Hey I’ve got 5000 others to like and one hour to do it,
I’m loving the post and I’ll be back,
I can’t find my pen
oh shit I don’t need one – busted,
SShoot. It’s been a while since you said hello!?
Ice, ice baby for a short while, dig?
Duh? What to say? You said it all!
Sheesh! I agree with you, you want me to write that too?
I’m an A list- D list – Z list … too darn frazzled, busy blogger – my 15 minutes await … no, they’re up!
Did I tell you about the 7 hours I spent staring at the beavers today? Yep
I’ll come back for more … later!
My blogging life is basically goalless. I like the zen nature of that, and paradoxically, it improves results. Seth Godin
Blogging is great, and I read blogs all day long. However, my goal is really to have a deep, meaningful discussion with people. For some reason, I’m able to accomplish this best via email. Jason Calacanis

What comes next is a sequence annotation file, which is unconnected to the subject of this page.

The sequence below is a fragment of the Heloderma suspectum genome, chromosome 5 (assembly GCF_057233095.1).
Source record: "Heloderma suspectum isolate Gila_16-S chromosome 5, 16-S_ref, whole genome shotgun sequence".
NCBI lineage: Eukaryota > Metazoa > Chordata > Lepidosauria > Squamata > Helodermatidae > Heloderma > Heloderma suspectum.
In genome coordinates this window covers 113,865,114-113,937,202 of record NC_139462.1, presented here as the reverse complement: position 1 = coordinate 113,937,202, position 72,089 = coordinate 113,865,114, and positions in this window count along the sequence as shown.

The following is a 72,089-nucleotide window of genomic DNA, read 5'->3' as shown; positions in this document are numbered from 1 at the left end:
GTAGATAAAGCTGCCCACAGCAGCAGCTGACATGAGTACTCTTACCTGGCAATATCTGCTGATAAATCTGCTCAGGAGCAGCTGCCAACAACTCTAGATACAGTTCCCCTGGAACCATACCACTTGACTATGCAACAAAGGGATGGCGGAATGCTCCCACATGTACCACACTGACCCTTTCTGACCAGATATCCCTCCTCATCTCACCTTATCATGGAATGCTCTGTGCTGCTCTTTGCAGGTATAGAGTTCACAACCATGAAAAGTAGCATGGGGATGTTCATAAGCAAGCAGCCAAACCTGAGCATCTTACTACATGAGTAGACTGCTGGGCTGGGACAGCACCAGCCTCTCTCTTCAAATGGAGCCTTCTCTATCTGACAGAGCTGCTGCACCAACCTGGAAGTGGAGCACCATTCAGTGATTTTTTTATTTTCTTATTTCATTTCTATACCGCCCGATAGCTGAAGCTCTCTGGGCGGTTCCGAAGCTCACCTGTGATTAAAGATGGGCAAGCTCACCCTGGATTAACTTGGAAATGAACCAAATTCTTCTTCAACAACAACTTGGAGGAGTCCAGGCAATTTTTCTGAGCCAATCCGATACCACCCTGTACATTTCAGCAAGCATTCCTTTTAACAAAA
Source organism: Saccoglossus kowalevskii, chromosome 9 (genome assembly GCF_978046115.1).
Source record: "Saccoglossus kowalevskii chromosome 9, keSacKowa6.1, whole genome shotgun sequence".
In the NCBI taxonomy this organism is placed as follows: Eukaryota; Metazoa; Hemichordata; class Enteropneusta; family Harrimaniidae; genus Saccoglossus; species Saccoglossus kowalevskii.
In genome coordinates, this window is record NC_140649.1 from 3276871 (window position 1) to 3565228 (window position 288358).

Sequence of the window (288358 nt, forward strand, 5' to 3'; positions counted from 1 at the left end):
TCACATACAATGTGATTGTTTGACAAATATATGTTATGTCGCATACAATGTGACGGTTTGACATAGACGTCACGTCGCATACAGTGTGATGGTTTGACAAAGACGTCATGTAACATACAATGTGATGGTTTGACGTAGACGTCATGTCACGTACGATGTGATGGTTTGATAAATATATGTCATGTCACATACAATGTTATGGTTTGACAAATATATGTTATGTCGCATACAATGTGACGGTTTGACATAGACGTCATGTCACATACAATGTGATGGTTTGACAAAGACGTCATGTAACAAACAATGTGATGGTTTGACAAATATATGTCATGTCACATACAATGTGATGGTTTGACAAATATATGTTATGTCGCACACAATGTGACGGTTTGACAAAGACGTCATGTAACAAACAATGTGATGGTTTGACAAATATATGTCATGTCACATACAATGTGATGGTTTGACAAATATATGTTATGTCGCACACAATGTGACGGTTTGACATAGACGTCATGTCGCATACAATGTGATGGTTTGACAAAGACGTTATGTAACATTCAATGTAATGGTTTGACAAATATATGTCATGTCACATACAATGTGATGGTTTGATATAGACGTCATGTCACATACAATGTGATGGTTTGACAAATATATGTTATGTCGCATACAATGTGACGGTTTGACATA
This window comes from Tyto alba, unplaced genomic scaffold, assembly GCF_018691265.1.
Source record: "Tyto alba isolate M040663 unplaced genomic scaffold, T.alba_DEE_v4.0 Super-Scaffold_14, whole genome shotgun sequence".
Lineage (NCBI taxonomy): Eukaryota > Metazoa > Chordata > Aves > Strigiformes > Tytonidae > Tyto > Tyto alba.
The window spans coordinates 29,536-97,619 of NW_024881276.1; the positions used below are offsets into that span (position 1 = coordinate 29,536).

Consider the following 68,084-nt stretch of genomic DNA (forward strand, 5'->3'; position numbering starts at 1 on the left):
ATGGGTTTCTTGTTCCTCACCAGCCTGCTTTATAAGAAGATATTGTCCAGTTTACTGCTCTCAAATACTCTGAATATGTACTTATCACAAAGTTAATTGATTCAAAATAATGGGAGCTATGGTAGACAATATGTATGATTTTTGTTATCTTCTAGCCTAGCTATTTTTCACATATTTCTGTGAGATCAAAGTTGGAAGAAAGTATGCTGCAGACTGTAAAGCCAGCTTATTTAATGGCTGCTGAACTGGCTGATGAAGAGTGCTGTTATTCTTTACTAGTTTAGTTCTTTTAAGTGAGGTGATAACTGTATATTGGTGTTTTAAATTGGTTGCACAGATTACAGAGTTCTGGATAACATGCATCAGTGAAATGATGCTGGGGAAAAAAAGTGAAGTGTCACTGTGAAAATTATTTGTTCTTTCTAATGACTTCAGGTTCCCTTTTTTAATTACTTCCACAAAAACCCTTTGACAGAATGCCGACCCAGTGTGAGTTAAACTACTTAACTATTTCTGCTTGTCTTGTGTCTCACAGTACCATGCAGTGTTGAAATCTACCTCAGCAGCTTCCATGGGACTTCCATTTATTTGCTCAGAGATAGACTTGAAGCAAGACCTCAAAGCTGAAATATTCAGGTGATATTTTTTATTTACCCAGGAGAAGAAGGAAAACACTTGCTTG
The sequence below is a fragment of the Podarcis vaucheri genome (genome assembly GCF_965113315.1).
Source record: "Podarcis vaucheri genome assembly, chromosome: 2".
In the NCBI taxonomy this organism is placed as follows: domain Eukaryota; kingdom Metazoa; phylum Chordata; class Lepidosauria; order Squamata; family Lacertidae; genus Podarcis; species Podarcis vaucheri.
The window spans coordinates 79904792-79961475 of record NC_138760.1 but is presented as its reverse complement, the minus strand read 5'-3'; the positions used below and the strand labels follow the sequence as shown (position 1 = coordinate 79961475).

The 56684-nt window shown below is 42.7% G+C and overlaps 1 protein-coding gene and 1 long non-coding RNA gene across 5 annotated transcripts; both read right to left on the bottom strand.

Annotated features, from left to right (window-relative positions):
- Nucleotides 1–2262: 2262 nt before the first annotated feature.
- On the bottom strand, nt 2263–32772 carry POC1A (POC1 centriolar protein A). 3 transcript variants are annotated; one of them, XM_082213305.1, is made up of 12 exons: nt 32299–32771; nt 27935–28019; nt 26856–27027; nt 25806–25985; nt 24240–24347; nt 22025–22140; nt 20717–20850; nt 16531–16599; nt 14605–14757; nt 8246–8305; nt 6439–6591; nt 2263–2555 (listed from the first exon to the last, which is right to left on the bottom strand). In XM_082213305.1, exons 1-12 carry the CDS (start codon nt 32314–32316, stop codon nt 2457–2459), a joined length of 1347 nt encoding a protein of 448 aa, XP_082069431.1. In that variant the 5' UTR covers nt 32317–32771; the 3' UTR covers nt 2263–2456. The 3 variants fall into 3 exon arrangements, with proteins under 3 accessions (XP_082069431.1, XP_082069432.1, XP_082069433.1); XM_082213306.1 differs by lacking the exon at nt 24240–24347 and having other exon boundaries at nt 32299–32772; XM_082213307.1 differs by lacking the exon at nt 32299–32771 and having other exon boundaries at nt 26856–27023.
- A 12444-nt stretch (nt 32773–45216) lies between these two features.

I started blogging a decade ago because I like blogging. Writing’s a kind of lonely thing to do, and I liked the idea of demystifying the process because I loved it as a kid and teenager and as somebody who wanted desperately to write. Neil Gaiman
There are 100 million blogs in the world, and it’s part of my job as the co-founder of WordPress to help many more people start blogging. Matt Mullenweg